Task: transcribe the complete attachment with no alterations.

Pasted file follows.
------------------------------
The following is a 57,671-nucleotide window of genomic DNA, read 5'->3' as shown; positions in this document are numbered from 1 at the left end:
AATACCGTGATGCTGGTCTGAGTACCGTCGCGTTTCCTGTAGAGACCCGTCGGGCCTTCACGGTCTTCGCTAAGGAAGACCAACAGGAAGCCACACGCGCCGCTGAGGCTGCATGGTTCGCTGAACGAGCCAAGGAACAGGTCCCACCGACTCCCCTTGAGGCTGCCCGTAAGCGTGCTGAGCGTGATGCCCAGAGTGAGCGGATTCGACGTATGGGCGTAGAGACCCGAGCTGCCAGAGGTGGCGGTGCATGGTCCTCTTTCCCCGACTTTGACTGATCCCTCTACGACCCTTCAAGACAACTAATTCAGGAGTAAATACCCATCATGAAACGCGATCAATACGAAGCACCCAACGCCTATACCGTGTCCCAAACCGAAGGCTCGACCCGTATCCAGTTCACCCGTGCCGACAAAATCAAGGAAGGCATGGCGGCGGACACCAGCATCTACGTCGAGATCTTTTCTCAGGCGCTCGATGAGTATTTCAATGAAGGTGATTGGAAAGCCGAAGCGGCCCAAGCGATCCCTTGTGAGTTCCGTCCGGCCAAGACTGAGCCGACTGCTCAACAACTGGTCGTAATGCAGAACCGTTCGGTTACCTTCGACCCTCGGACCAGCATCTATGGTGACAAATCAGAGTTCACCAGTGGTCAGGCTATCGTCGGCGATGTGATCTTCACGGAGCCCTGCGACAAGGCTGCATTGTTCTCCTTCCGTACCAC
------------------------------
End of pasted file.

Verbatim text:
The following is a 57,671-nucleotide window of genomic DNA, read 5'->3' as shown; positions in this document are numbered from 1 at the left end:
AATACCGTGATGCTGGTCTGAGTACCGTCGCGTTTCCTGTAGAGACCCGTCGGGCCTTCACGGTCTTCGCTAAGGAAGACCAACAGGAAGCCACACGCGCCGCTGAGGCTGCATGGTTCGCTGAACGAGCCAAGGAACAGGTCCCACCGACTCCCCTTGAGGCTGCCCGTAAGCGTGCTGAGCGTGATGCCCAGAGTGAGCGGATTCGACGTATGGGCGTAGAGACCCGAGCTGCCAGAGGTGGCGGTGCATGGTCCTCTTTCCCCGACTTTGACTGATCCCTCTACGACCCTTCAAGACAACTAATTCAGGAGTAAATACCCATCATGAAACGCGATCAATACGAAGCACCCAACGCCTATACCGTGTCCCAAACCGAAGGCTCGACCCGTATCCAGTTCACCCGTGCCGACAAAATCAAGGAAGGCATGGCGGCGGACACCAGCATCTACGTCGAGATCTTTTCTCAGGCGCTCGATGAGTATTTCAATGAAGGTGATTGGAAAGCCGAAGCGGCCCAAGCGATCCCTTGTGAGTTCCGTCCGGCCAAGACTGAGCCGACTGCTCAACAACTGGTCGTAATGCAGAACCGTTCGGTTACCTTCGACCCTCGGACCAGCATCTATGGTGACAAATCAGAGTTCACCAGTGGTCAGGCTATCGTCGGCGATGTGATCTTCACGGAGCCCTGCGACAAGGCTGCATTGTTCTCCTTCCGTACCAC